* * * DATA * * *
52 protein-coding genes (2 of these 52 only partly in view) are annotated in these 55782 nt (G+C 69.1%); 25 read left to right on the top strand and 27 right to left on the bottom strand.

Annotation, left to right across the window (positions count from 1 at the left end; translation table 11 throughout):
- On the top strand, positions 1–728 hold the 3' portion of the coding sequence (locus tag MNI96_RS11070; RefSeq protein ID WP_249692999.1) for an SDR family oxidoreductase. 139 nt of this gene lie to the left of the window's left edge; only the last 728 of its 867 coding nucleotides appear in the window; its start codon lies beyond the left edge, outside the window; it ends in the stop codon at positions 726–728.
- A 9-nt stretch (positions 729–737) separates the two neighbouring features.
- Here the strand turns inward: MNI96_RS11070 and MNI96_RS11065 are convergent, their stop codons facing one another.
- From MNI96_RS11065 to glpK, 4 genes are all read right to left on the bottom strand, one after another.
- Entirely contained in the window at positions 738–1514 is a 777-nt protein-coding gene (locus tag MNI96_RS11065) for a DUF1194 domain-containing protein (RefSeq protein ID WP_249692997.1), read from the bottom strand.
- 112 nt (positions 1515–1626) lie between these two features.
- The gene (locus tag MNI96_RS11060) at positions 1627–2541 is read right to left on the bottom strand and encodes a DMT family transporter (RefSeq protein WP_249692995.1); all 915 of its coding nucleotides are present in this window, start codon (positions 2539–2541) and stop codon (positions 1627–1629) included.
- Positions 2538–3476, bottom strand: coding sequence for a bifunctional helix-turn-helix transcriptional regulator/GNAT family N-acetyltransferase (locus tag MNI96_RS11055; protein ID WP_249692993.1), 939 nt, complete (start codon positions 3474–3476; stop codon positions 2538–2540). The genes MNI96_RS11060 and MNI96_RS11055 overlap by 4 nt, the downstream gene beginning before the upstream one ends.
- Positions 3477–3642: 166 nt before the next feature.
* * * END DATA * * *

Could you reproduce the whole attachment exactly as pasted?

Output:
52 protein-coding genes (2 of these 52 only partly in view) are annotated in these 55782 nt (G+C 69.1%); 25 read left to right on the top strand and 27 right to left on the bottom strand.

Annotation, left to right across the window (positions count from 1 at the left end; translation table 11 throughout):
- On the top strand, positions 1–728 hold the 3' portion of the coding sequence (locus tag MNI96_RS11070; RefSeq protein ID WP_249692999.1) for an SDR family oxidoreductase. 139 nt of this gene lie to the left of the window's left edge; only the last 728 of its 867 coding nucleotides appear in the window; its start codon lies beyond the left edge, outside the window; it ends in the stop codon at positions 726–728.
- A 9-nt stretch (positions 729–737) separates the two neighbouring features.
- Here the strand turns inward: MNI96_RS11070 and MNI96_RS11065 are convergent, their stop codons facing one another.
- From MNI96_RS11065 to glpK, 4 genes are all read right to left on the bottom strand, one after another.
- Entirely contained in the window at positions 738–1514 is a 777-nt protein-coding gene (locus tag MNI96_RS11065) for a DUF1194 domain-containing protein (RefSeq protein ID WP_249692997.1), read from the bottom strand.
- 112 nt (positions 1515–1626) lie between these two features.
- The gene (locus tag MNI96_RS11060) at positions 1627–2541 is read right to left on the bottom strand and encodes a DMT family transporter (RefSeq protein WP_249692995.1); all 915 of its coding nucleotides are present in this window, start codon (positions 2539–2541) and stop codon (positions 1627–1629) included.
- Positions 2538–3476, bottom strand: coding sequence for a bifunctional helix-turn-helix transcriptional regulator/GNAT family N-acetyltransferase (locus tag MNI96_RS11055; protein ID WP_249692993.1), 939 nt, complete (start codon positions 3474–3476; stop codon positions 2538–2540). The genes MNI96_RS11060 and MNI96_RS11055 overlap by 4 nt, the downstream gene beginning before the upstream one ends.
- Positions 3477–3642: 166 nt before the next feature.